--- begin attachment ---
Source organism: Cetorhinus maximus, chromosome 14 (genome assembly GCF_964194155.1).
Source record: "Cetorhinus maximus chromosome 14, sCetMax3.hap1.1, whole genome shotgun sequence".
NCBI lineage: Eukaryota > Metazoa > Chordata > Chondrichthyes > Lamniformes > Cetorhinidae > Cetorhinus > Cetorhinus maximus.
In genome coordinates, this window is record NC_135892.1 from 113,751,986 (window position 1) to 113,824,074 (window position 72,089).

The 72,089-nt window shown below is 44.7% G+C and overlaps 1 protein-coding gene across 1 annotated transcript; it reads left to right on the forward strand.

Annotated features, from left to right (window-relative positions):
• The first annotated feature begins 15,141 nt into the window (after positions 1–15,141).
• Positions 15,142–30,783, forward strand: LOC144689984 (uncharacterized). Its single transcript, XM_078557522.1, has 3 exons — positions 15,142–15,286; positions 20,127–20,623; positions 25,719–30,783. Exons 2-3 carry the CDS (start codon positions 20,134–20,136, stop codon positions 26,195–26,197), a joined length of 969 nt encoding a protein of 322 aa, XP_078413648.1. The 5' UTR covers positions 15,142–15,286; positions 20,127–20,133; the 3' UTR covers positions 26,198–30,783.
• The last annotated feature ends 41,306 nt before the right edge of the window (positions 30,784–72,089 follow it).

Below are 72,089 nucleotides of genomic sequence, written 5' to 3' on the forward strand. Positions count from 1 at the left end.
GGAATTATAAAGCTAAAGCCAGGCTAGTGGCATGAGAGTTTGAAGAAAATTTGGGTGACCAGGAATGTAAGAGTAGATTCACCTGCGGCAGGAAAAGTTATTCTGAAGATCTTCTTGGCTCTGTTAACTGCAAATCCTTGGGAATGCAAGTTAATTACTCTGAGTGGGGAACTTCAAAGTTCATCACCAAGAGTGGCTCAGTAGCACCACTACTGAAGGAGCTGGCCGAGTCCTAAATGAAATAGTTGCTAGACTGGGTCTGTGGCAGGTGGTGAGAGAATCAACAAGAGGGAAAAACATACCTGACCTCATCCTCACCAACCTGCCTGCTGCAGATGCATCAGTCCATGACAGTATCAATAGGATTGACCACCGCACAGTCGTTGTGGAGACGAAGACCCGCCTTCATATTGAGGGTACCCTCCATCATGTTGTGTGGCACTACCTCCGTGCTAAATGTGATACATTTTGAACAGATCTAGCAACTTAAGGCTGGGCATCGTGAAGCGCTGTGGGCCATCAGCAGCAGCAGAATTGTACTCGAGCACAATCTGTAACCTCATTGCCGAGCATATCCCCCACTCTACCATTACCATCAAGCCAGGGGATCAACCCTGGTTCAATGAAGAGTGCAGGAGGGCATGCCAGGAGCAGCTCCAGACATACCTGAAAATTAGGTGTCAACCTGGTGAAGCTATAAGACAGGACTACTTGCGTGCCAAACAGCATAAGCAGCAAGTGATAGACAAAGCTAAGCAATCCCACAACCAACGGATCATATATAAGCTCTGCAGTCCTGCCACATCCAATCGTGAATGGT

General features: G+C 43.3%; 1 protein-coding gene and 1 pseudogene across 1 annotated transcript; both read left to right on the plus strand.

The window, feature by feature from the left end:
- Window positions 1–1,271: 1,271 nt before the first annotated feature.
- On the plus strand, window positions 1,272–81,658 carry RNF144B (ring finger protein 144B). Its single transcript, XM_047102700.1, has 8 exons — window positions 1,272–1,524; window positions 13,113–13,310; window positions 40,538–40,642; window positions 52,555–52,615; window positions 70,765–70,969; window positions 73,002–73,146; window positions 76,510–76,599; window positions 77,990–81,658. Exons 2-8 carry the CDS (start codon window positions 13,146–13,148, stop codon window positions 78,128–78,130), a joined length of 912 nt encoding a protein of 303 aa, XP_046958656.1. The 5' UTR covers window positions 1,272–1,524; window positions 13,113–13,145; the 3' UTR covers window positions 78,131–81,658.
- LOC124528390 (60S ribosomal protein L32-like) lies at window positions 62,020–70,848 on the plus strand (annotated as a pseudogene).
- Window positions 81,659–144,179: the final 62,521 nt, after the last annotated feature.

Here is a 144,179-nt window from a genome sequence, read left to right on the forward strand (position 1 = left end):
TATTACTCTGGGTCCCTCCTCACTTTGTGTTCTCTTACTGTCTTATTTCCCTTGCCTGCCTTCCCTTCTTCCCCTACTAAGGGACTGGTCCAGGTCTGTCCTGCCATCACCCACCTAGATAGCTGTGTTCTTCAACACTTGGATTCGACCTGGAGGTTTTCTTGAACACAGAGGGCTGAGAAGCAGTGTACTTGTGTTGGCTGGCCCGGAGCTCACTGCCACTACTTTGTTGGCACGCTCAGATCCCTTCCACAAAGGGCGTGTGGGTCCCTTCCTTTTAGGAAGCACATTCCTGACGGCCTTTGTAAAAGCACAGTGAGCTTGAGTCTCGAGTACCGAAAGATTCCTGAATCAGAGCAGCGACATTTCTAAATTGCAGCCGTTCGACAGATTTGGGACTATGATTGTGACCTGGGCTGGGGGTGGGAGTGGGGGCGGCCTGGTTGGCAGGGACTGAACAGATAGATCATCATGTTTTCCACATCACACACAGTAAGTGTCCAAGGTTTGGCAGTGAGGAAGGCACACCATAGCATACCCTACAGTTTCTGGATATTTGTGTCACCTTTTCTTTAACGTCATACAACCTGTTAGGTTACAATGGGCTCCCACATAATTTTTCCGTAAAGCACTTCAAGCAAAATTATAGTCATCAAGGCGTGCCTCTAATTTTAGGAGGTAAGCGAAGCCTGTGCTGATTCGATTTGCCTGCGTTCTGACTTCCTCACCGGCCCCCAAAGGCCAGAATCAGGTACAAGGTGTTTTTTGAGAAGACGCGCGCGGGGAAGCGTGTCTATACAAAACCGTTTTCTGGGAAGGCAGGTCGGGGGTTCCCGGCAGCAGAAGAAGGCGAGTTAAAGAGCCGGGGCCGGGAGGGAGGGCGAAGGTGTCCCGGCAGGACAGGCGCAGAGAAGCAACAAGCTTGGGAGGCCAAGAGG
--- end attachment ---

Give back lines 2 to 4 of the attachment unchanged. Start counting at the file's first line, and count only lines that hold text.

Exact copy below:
Source record: "Cetorhinus maximus chromosome 14, sCetMax3.hap1.1, whole genome shotgun sequence".
NCBI lineage: Eukaryota > Metazoa > Chordata > Chondrichthyes > Lamniformes > Cetorhinidae > Cetorhinus > Cetorhinus maximus.
In genome coordinates, this window is record NC_135892.1 from 113,751,986 (window position 1) to 113,824,074 (window position 72,089).